The enthusiastic reception of Trifles, on the other hand, encouraged the Provincetown Players to move to Greenwich Village in New York. Remaining a club, with tickets sold only to subscribers, the stated mission of the Players was to produce “plays written by its active members, or by others in whose work the active members may be interested” in order to “encourage the writing of American plays of real artistic, literary, and dramatic…merit.”

Susan liked Greenwich Village, immediately joining the Heterodoxy club, a feminist organization dedicated to the freedom of the individual. However, Susan soon discovered that many of the ‘bohemians’ populating the area were more interested in the caché of being ‘radical’ than in committing to the underlying philosophies and ideals. She called this kind of chic radicalism “egotism in disguise,” and wrote a play, Close the Book, in which two young revolutionaries in love are dismayed to find out that their families are actually quite reputable and even distinguished, thus making it impossible for them to respect each other, or themselves.

By 1922, the Provincetown Players had premiered over ninety plays by almost fifty American playwrights. Like most of the writers, Susan produced, directed, and acted in many of her own plays, Praise indeed for a woman whose theater group now included such illustrious walk-ons as Isadora Duncan, Mary Pickford, Walt Disney, Irving Berlin, and George Gershwin. Even Charlie Chaplin was rumored to have once asked for a rol

Having retired from the Players, Susan began writing novels again, producing four in quick succession, including the best-selling Brook Evans, which was purchased by Paramount and made into the 1931 movie, The Right to Love. She also wrote numerous short stories, and two plays. One of these plays, The Comic Artist, she co-wrote with Norman. The other, Alison’s House, based on the life of Emily Dickenson, won a Pulitzer in 1931.

Her financial situation was somewhat improved by Hollywood’s interest in purchasing the rights to some of her plays, including Trifles. But Susan’s real rescue came from the government: In 1936, Susan was asked to come to Chicago to direct the Midwest Play Bureau (MPB) for the Federal Theater Project, a division of the Works Progress Administration. The MPB was set up to support American playwrights of promise, and to stimulate the commercial theater by offering inexpensive tickets to their plays.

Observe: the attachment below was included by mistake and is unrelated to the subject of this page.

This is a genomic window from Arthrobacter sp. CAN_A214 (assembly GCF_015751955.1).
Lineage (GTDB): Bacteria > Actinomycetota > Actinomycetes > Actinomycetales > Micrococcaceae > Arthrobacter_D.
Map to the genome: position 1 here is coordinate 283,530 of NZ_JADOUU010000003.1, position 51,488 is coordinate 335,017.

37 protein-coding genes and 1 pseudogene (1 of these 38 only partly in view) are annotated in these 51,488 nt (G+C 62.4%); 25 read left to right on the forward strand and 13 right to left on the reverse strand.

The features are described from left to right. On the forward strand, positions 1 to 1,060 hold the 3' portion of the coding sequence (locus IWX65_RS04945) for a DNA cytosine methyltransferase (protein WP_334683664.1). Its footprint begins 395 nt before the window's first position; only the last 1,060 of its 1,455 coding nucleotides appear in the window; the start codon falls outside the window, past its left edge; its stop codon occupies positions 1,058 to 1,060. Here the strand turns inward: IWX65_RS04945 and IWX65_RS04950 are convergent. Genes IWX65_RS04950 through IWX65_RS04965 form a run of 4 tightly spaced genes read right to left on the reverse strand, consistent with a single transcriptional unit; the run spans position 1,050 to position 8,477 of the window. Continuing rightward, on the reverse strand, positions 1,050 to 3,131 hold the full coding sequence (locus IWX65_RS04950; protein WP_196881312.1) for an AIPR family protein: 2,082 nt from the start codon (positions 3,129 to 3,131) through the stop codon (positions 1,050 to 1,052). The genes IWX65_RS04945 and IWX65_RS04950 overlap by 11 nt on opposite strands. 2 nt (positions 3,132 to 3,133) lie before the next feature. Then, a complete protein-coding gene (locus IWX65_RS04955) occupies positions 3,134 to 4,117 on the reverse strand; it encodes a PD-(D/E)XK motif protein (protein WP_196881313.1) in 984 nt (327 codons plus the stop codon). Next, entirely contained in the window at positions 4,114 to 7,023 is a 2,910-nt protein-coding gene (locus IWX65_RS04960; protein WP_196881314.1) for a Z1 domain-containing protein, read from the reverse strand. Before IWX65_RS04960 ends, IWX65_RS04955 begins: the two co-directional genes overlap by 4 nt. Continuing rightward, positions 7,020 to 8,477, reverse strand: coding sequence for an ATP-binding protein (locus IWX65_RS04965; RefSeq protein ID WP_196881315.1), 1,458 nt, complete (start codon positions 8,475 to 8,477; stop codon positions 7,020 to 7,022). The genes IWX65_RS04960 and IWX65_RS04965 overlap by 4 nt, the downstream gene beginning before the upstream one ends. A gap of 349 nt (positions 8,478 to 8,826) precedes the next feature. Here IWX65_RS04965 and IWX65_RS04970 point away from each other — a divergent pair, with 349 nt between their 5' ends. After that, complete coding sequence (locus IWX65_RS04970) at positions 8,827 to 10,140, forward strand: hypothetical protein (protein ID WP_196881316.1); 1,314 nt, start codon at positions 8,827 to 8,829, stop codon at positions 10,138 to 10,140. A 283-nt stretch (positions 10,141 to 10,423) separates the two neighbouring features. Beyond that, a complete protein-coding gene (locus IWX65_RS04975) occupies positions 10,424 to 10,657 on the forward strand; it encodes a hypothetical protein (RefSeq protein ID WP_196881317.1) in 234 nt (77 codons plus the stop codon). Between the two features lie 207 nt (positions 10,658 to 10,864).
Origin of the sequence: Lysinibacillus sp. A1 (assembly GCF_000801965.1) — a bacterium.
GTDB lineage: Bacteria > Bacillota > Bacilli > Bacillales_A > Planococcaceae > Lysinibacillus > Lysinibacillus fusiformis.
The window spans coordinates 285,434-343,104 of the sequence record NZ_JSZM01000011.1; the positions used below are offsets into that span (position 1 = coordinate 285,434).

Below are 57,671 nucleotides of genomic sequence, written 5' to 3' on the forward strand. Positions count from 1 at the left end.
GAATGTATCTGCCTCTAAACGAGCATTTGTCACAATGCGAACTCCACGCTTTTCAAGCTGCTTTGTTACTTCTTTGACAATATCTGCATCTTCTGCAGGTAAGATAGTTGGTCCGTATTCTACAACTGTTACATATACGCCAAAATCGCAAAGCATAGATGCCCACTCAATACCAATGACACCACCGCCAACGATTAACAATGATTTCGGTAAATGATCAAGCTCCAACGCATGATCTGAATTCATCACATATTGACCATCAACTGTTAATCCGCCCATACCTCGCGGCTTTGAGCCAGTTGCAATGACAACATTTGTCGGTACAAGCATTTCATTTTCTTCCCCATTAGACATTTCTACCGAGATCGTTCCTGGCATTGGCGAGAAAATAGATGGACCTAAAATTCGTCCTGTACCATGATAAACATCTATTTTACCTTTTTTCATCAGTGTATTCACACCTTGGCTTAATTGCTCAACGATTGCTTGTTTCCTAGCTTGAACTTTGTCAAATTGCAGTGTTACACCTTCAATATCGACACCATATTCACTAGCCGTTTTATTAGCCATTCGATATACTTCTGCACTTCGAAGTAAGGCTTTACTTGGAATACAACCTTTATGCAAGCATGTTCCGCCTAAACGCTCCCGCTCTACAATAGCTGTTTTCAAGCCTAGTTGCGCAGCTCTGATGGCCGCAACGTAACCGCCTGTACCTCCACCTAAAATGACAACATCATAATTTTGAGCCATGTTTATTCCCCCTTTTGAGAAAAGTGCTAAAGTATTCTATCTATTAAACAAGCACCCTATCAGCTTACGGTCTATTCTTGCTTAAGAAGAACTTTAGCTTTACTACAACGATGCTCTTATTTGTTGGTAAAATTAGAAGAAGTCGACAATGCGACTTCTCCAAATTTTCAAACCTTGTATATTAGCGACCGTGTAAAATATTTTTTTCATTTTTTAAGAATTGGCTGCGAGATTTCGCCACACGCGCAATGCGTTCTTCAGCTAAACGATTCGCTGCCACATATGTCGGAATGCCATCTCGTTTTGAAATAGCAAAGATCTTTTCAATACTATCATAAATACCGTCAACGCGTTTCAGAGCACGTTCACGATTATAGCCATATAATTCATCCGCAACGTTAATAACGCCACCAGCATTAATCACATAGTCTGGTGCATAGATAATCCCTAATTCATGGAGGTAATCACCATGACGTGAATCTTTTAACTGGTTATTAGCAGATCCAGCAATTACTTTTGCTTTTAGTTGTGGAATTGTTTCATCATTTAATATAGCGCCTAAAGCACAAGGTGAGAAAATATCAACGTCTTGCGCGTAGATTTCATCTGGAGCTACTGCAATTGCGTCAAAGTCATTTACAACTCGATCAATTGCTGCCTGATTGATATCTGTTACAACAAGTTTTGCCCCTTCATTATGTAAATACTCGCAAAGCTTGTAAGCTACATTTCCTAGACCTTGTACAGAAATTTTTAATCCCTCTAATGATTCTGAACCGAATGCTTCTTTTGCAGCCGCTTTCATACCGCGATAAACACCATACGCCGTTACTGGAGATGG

The MPB had no staff, no money, and no support from the theatrical world, but it now had a very determined director. Susan refused to allow the Bureau to become a clearinghouse or a forum for contract or rights negotiations; her job was to find great plays and to help talented playwrights, and she did her fighting best. If she couldn’t get a promising play produced in the Midwest, she sent it to another Bureau director in hopes that it would be accepted elsewhere. She encouraged writers to stand up for their right to own their work, even against the Federal Theater Project itself. And when critics, most of whom automatically assumed that no one on ‘relief’ could write a decent play, were especially harsh, she considered writing articles defending the plays, the playwrights, and the Bureau. As she told the Project coordinator, “As a playwright I rather hate to launch an attack on the critics, but if my country needs me, I am there.”

During her busy life, Susan wrote nine novels, fourteen plays, countless short stories and articles. She inspired and guided other writers and was a good friend to many. At times, her work and her personal choices reflect acceptance and admiration for the culture, values, and attitudes of her Iowa origins, and at other times rejection and scorn—but there is no doubt that she never lost sight of her Midwestern roots. In 1967, nineteen years after her death, Susan Glaspell was inducted into the Iowa Women’s Hall of Fame.